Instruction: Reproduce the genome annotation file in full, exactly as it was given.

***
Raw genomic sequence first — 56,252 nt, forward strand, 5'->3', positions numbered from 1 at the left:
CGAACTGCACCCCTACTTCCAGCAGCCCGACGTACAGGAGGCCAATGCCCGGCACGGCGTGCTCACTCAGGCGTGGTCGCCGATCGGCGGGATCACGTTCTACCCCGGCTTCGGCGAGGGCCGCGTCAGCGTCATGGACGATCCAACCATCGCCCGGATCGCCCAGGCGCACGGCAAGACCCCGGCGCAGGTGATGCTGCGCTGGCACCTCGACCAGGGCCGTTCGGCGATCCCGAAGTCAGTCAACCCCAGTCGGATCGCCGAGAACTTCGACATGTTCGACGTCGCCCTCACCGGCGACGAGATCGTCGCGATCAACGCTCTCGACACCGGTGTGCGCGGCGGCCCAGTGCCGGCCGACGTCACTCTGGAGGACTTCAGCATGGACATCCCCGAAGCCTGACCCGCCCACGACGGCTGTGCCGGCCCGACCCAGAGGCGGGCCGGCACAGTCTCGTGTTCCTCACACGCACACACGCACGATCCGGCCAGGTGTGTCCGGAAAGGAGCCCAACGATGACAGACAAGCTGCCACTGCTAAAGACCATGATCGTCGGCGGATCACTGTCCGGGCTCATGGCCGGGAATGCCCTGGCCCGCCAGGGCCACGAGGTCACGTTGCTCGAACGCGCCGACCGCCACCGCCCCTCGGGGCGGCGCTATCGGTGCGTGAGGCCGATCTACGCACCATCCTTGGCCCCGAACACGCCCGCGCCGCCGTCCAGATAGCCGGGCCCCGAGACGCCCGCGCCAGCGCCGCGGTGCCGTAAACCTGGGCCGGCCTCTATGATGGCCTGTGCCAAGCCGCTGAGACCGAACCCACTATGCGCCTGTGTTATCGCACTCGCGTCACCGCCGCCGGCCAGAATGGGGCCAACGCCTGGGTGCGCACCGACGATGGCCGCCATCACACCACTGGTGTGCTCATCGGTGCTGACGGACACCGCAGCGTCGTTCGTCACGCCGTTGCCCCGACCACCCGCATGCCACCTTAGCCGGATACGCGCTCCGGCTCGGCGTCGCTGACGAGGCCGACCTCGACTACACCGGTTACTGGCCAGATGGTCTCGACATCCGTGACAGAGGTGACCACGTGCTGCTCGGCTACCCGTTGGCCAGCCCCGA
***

Raw genomic sequence first — 56,252 nt, forward strand, 5'->3', positions numbered from 1 at the left:
CGAACTGCACCCCTACTTCCAGCAGCCCGACGTACAGGAGGCCAATGCCCGGCACGGCGTGCTCACTCAGGCGTGGTCGCCGATCGGCGGGATCACGTTCTACCCCGGCTTCGGCGAGGGCCGCGTCAGCGTCATGGACGATCCAACCATCGCCCGGATCGCCCAGGCGCACGGCAAGACCCCGGCGCAGGTGATGCTGCGCTGGCACCTCGACCAGGGCCGTTCGGCGATCCCGAAGTCAGTCAACCCCAGTCGGATCGCCGAGAACTTCGACATGTTCGACGTCGCCCTCACCGGCGACGAGATCGTCGCGATCAACGCTCTCGACACCGGTGTGCGCGGCGGCCCAGTGCCGGCCGACGTCACTCTGGAGGACTTCAGCATGGACATCCCCGAAGCCTGACCCGCCCACGACGGCTGTGCCGGCCCGACCCAGAGGCGGGCCGGCACAGTCTCGTGTTCCTCACACGCACACACGCACGATCCGGCCAGGTGTGTCCGGAAAGGAGCCCAACGATGACAGACAAGCTGCCACTGCTAAAGACCATGATCGTCGGCGGATCACTGTCCGGGCTCATGGCCGGGAATGCCCTGGCCCGCCAGGGCCACGAGGTCACGTTGCTCGAACGCGCCGACCGCCACCGCCCCTCGGGGCGGCGCTATCGGTGCGTGAGGCCGATCTACGCACCATCCTTGGCCCCGAACACGCCCGCGCCGCCGTCCAGATAGCCGGGCCCCGAGACGCCCGCGCCAGCGCCGCGGTGCCGTAAACCTGGGCCGGCCTCTATGATGGCCTGTGCCAAGCCGCTGAGACCGAACCCACTATGCGCCTGTGTTATCGCACTCGCGTCACCGCCGCCGGCCAGAATGGGGCCAACGCCTGGGTGCGCACCGACGATGGCCGCCATCACACCACTGGTGTGCTCATCGGTGCTGACGGACACCGCAGCGTCGTTCGTCACGCCGTTGCCCCGACCACCCGCATGCCACCTTAGCCGGATACGCGCTCCGGCTCGGCGTCGCTGACGAGGCCGACCTCGACTACACCGGTTACTGGCCAGATGGTCTCGACATCCGTGACAGAGGTGACCACGTGCTGCTCGGCTACCCGTTGGCCAGCCCCGA